Council District 11 candidates Erin Darling and Traci Park spoke at the Pacific Palisades Community Council September 22 meeting. About 100 people listened as the candidates addressed homelessness, the Ballona Wetlands and discretionary funding.
PPCC President Maryam Zar had sent a list of 10 questions to both candidates and after Darling and Park introduced themselves, they spent 45 minutes answering the questions.
The first question centered around 41.18, a City law which prohibits homeless encampments near schools. Additionally, if a councilmember asks for enforcement to allow access to public spaces, such as libraries and parks, homeless encampments can be removed from those spaces. Zar asked how both candidates would address that law.
Darling said that since it’s a law, he would enforce no encampments by schools, but as far as the other locations, “Government has to create beds for the unhoused. We have to create a pipeline. We don’t want to shuffle people from one space to another. We have to house people, but not warehouse them.”
Park said, “I have never waivered from my position that schools, libraries and parks are not places to house people.” She said that outreach was necessary, but public places did not serve either the unhoused nor the general public.
The candidates were asked about their plans for dealing with RVs illegally parked on streets.
Park noted that there are already city laws regarding RVs and parking and “we need to get those rules back in place,” she said. “It’s unreasonable to have large RVs not held accountable.” In addition to working with parking enforcement, she said that LAPD has a unit that works with mental health issues and those in RVs could be helped.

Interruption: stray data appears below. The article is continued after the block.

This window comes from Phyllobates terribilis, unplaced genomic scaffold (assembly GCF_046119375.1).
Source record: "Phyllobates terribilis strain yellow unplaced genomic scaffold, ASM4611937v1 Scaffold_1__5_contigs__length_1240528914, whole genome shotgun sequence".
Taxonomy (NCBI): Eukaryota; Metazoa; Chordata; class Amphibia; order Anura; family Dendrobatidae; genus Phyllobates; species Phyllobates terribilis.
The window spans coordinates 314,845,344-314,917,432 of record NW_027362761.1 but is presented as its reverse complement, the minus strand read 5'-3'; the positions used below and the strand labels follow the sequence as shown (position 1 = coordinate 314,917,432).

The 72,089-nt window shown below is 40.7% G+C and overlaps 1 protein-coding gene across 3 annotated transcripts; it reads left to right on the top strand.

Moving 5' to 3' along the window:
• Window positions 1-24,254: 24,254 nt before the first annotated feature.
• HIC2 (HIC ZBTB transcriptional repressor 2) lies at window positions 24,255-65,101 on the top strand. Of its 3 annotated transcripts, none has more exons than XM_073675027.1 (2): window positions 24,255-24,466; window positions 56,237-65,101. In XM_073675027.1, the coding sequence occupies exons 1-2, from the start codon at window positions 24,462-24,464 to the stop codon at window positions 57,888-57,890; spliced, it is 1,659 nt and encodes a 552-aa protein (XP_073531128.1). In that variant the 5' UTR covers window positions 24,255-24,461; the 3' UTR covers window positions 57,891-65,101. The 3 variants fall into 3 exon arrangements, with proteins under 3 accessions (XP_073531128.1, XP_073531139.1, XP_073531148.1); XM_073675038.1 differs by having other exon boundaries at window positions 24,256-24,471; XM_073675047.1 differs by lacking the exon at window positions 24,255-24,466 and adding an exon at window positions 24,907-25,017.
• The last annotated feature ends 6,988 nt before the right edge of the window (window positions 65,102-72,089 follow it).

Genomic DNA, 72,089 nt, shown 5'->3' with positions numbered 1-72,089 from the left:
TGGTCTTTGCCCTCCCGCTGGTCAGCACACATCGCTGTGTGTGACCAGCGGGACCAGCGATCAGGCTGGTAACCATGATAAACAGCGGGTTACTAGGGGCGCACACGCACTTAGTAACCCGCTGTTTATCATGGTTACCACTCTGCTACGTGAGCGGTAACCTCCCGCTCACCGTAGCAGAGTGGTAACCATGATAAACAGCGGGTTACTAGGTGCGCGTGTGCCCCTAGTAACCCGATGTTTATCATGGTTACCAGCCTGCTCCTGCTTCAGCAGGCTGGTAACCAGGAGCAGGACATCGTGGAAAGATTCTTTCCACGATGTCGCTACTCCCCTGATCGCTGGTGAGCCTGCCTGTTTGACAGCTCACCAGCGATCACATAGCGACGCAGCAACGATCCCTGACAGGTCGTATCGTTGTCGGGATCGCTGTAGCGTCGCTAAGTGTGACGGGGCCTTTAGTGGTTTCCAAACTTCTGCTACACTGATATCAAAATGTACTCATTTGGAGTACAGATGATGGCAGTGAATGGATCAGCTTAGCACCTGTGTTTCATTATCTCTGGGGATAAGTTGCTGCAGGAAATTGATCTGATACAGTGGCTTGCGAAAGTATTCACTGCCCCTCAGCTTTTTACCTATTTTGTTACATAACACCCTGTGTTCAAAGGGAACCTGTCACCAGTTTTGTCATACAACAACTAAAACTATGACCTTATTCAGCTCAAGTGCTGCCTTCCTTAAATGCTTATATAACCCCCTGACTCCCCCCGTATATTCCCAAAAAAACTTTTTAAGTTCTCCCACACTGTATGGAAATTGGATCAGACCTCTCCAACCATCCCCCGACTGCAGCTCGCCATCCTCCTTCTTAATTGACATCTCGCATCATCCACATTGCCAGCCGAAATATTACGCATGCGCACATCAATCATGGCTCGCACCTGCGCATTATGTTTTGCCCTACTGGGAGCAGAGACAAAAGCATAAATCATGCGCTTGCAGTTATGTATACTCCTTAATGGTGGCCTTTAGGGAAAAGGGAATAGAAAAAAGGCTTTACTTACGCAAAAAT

Darling said he would institute a five-member staff that would work with those living in RVs. “They need safe hookups and we need to stop shuffling people around.” He suggested that Safe Parking has to be a safe alternative and his team would respond to helping those in RVs.
Regarding the Ballona Wetlands, an environmentally sensitive area, Park said, “there is a half mile encampment there. I’ve spent time down there and I’ve seen the environmental degradation. I would have all the RV’s removed. This is a precious coastal area that should be protected and preserved. We need to restore access to the public.”
Darling said, “if we just push people from the Ballona, we’re pushing pollution to another place. Affordable housing is necessary. If we’re just clearing people off the street, we aren’t solving anything.”
Both candidates were asked about discretionary funding. This funding is money that comes to each Councilmember and that person is allowed to spend it at his/her whim. There is no accounting nor oversight on that money.
Both candidates promised community involvement in the process of awarding money. The current Councilmember, Mike Bonin, has spent all CD 11 discretionary funding (millions) on homeless services.
Next the candidates addressed police funding. Park would like to see staffing levels resumed to at least the bare minimum of 10,000 officers. “Work didn’t go away when funding was cut from the police department,” she said. “Now the City is going to have a high overtime bill. We also need to stop the contentiousness (regarding LAPD).”
Darling would handle it differently by hiring mental health teams and outreach people to go out on some of the calls to the police. “We need to get officers from behind the desk and back on the street,” he said. “We need to reduce response time and balance the different kinds of calls.”
To listen to the entire 45-minute Q & A, visit pacpalicc.org.